Feb 14 2024

WASHINGTON, D.C. – Senator Thom Tillis and his colleagues recently introduced the Violent Incident Clearance and Technological Investigative Methods (VICTIM) Act, legislation which would establish a grant program at the U.S. Department of Justice (DOJ) to help state, tribal, and local law enforcement agencies solve more crimes and improve clearance rates for homicides and firearm-related violent crimes. 

“Far too many homicide cases go unsolved, leaving families of victims without answers or justice,” said Senator Tillis. “I’m proud to introduce this bipartisan legislation to provide the necessary resources to state and local law enforcement agencies to reduce the number of unsolved homicide cases and make our communities safer.” 


The Fraternal Order of Police, Major Cities Chiefs Association (MCCA), Major County Sheriffs of America (MCSA), Association of State Criminal Investigative Agencies (ASCIA), the Niskanen Center and Arnold Ventures support the bill. 

“Homicide cases can be very difficult to clear—and violent firearms-related cases can be even more so. Closing these types of crimes requires diligence, manpower, and a sustained investigative effort. Given the limited resources of law enforcement agencies, it’s important to provide the significant, dedicated resources that clearing these crimes requires, especially given their oftentimes heinous nature. The resources the VICTIM Act would provide would improve the ability of law enforcement agencies to punish the perpetrators of these crimes, provide justice for the victims and their families, and grant peace of mind for communities and the dedicated law enforcement officers that serve them. When we can clear more crimes like these, our communities are safer places to live and work,” said Patrick Yoes, National President of the Fraternal Order of Police.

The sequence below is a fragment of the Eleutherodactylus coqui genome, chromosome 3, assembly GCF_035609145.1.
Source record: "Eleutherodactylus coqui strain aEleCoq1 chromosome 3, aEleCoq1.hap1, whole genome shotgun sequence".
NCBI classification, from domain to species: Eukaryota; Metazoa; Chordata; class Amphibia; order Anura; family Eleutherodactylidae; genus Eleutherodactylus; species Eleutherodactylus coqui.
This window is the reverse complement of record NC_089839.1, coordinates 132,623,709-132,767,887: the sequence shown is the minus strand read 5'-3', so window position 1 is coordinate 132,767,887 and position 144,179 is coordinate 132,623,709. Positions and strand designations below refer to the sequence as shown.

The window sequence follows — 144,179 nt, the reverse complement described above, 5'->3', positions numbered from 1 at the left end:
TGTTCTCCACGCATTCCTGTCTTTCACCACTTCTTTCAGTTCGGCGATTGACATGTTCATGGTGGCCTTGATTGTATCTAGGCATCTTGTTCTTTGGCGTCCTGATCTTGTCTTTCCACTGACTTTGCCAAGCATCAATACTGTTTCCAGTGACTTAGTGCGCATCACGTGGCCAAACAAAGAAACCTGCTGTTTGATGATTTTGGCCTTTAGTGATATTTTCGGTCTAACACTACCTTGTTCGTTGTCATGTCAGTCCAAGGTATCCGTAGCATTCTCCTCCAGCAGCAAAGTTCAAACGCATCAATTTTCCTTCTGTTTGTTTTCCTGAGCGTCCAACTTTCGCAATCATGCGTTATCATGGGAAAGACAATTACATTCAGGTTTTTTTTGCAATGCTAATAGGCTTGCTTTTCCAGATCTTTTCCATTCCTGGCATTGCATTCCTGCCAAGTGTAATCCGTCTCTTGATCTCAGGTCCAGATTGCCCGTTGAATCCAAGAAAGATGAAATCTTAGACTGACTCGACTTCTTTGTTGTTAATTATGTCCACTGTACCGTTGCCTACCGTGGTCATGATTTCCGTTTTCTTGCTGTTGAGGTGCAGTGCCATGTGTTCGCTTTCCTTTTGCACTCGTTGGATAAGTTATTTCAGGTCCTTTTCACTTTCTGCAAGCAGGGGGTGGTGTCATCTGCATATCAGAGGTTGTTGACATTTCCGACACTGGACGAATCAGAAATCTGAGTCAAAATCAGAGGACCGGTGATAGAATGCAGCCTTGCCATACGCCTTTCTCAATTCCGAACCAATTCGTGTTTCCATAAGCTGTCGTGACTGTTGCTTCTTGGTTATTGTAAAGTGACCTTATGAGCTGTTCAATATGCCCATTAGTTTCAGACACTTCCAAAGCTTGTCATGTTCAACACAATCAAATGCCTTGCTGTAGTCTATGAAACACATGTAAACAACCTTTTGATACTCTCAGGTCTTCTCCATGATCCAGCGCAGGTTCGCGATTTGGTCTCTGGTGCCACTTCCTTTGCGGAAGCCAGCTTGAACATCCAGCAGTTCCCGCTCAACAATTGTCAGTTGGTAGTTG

The VICTIM Act would help local law enforcement:

  • Train detectives and police personnel to investigate, solve and respond to homicides and non-fatal shootings.
  • Hire additional detectives and investigative personnel.
  • Invest in technology needed for solving crimes.
  • Train police personnel to address the needs of victims and family members of homicides and firearm related violent crimes.
  • Provide victims and family members with mental health resources and assistance with shelter, wage and relocation costs

The bill would require those who receive VICTIM Act grants to report their use of the money to the DOJ. DOJ would collect and provide that information to Congress.

The full text of the VICTIM Act is available HERE.